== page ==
The division of marital property in a divorce can greatly impact a couple’s children together as well as children either spouse might have from previous marriages. Many of the assets that one of the spouses intended to preserve and pass down to children could be sold, divided, or awarded to the other spouse. Divorcing parties are sometimes on the same page as far as preserving assets to be passed down to their joint children. However, there is often far less common ground when the issue is what either spouse might want to preserve for the offspring from a prior relationship.
A court in a divorce has no power to award any of the parties’ assets to their children. The divorce court also has no power to require either divorcing spouse to make any particular estate provisions for their children. It will be up to the divorcing parties to make their own decisions whether they wish to make such transfers.
Keeping your children’s inheritance intact requires an understanding of Colorado’s marital property laws and usually requires advance planning sometimes starting before a marriage ever occurs. The following outlines property division in a Colorado divorce and offers suggestions on protecting your children’s inheritance in the event of a divorce.
For specific information and advice, contact an experienced Denver divorce attorney.
Marital and Separate Property in Colorado
In the absence of a prenuptial or postnuptial agreement that provides otherwise, Colorado considers nearly all property acquired by either spouse after marriage to be marital property regardless of how it is titled.
Separate property in Colorado includes property received by a spouse as a result of an inheritance or gift, and property owned by one spouse prior to marriage; However, most people don’t realize that if the separate property goes up in value during the marriage, that increase in value is marital. Income generated by separate property is also marital.
Sometimes a divorce brings the realization that the nest egg the parties accumulated together will not go nearly as far once it is divided and the parties have to live separately. In that case the immediate financial interests of one or both of the parties will be at odds with the hopes of their children for a future inheritance.
Protecting Your Children’s Inheritance Through a Prenuptial or Postnuptial Agreement
Working with a Denver prenuptial agreement attorney to form a valid prenuptial or postnuptial agreement can specify the property rights of both spouses in the event of a divorce or death, and act as one safeguard for children’s inheritance. A prenuptial agreement is signed before marriage, and a postnuptial agreement is signed after a couple is already married.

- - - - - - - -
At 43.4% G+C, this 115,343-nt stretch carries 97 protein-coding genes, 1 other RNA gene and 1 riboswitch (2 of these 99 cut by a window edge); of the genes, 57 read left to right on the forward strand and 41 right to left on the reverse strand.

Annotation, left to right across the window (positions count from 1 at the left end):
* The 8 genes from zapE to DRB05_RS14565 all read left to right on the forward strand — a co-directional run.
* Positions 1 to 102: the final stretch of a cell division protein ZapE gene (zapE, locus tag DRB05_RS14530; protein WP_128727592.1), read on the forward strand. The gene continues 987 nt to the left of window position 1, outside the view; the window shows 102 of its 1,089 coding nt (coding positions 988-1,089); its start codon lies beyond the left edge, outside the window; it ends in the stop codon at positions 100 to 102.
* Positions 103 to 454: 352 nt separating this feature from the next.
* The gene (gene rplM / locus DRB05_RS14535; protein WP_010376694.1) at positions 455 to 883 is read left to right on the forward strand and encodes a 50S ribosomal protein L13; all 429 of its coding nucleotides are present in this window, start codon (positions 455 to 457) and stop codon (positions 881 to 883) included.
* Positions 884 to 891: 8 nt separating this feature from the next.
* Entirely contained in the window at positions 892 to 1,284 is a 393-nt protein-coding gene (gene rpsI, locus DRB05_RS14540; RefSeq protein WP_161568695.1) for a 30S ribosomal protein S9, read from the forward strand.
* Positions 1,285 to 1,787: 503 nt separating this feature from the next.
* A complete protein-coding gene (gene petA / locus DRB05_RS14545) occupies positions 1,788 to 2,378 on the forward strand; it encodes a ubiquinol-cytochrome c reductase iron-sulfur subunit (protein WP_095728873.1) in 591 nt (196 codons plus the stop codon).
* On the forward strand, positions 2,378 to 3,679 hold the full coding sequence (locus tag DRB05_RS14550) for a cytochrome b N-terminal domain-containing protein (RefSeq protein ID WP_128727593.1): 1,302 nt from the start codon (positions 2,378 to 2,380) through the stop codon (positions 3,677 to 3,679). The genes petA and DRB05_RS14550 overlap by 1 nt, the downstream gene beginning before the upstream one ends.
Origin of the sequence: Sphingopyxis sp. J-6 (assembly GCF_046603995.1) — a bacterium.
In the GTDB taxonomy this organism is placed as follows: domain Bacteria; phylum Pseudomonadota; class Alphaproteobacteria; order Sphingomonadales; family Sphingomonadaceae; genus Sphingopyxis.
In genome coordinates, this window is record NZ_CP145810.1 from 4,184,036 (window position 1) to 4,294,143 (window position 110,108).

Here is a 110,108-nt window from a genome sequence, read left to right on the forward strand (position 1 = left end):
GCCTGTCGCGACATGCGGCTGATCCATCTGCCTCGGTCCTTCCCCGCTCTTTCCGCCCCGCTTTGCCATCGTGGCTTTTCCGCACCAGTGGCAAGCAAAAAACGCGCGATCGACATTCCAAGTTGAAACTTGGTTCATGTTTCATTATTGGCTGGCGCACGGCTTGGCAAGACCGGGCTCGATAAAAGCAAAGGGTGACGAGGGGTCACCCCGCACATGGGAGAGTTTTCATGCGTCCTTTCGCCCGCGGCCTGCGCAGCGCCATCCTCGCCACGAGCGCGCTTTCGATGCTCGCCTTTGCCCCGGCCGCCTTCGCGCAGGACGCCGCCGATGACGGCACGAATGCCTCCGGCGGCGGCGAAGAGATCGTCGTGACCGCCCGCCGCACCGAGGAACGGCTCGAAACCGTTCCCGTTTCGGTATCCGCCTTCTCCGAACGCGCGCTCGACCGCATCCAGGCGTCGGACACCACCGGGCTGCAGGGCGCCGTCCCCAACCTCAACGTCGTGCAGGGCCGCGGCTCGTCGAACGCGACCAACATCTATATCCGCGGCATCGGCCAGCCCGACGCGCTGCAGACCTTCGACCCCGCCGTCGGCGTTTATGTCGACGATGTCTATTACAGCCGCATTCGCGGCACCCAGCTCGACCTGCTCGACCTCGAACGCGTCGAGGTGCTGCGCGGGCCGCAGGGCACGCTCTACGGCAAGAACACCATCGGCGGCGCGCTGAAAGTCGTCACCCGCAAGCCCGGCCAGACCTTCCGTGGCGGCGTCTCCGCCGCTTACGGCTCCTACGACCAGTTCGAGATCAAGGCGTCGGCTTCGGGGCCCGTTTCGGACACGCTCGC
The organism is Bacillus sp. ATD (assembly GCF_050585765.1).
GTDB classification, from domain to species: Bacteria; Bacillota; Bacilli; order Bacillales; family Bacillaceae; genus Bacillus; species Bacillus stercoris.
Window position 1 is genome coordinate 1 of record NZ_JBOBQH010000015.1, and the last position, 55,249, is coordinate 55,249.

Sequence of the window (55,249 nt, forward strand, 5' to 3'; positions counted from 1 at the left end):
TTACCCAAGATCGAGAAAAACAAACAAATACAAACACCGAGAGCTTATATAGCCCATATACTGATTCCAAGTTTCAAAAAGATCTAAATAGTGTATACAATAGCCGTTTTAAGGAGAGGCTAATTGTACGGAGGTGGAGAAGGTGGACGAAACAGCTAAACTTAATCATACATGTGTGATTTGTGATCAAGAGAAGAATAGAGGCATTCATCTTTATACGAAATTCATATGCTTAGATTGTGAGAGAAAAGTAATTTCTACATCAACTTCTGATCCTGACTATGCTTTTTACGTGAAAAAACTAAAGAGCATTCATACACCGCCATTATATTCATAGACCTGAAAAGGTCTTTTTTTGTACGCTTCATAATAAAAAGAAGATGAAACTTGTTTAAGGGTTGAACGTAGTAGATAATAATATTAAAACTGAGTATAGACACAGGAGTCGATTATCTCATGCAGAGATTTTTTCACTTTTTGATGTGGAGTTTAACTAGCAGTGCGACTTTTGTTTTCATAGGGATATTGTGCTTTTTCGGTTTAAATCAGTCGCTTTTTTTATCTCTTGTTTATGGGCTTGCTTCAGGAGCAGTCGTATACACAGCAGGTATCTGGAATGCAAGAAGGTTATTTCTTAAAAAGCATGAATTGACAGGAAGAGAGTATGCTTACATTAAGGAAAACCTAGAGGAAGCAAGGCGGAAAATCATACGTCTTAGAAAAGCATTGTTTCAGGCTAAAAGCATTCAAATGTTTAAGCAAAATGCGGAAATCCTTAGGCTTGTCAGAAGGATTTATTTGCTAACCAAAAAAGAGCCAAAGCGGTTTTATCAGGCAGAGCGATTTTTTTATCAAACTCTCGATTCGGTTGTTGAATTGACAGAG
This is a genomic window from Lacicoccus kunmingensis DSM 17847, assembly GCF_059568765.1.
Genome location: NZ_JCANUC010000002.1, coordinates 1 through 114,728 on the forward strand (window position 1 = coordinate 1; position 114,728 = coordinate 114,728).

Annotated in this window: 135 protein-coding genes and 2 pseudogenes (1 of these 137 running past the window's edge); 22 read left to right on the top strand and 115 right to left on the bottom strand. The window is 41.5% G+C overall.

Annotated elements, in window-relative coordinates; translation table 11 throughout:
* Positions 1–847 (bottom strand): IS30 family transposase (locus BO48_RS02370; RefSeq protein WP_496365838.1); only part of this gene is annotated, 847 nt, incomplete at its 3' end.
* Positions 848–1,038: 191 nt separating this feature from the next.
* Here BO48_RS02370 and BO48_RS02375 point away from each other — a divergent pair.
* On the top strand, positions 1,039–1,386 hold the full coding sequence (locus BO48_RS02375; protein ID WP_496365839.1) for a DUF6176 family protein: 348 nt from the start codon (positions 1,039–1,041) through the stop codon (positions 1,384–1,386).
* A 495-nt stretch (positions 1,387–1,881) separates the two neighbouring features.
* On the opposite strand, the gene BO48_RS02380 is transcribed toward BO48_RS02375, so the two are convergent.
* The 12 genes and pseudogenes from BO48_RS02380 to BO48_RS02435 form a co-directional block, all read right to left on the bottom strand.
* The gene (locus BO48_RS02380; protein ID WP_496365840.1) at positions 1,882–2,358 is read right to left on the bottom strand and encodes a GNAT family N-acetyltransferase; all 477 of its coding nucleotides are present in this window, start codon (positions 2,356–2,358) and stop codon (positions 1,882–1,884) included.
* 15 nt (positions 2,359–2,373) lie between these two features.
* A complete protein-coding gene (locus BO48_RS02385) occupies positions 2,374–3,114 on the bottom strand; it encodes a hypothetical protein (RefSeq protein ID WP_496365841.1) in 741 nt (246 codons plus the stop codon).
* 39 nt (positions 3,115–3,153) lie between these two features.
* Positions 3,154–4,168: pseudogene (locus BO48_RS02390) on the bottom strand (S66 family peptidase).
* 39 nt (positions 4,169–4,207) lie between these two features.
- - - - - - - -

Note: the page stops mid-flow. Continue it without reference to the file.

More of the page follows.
Updating Your Estate Plan While Your Divorce is Pending
In Colorado, a divorce decree will automatically revoke an ex-spouse as a beneficiary or fiduciary in a will or a trust. However, a spouse can’t effectively prevent assets from being passed to the surviving spouse if he or she dies while the divorce is pending. It is important to note that neither spouse may transfer, encumber, conceal, or dispose of marital property during a divorce without the other spouse’s consent or a court order.
Important Notes on Custodial Accounts and Children
The rights of children as minor beneficiaries under a custodial accounts, 529 accounts and similar kinds of accounts for the benefit of a child need to be reviewed in connection with a divorce. Some such accounts are actually the asset of the account holder parent and not actually owned by the child.
Protect Your Children’s Inheritance: Contact an Experienced Denver Divorce Attorney Today
If you are worried about how marriage or divorce will affect your children’s inheritance, contact the experienced Denver family law attorneys at Hogan Omidi, PC. We have represented a variety of high-asset clients throughout Colorado with the same concerns.
The sooner you meet with one of our skilled attorneys, the faster we can tailor a solution to fit your needs. You can trust Hogan Omidi, PC, for competent, reliable family law advice.
We wrote the book on it.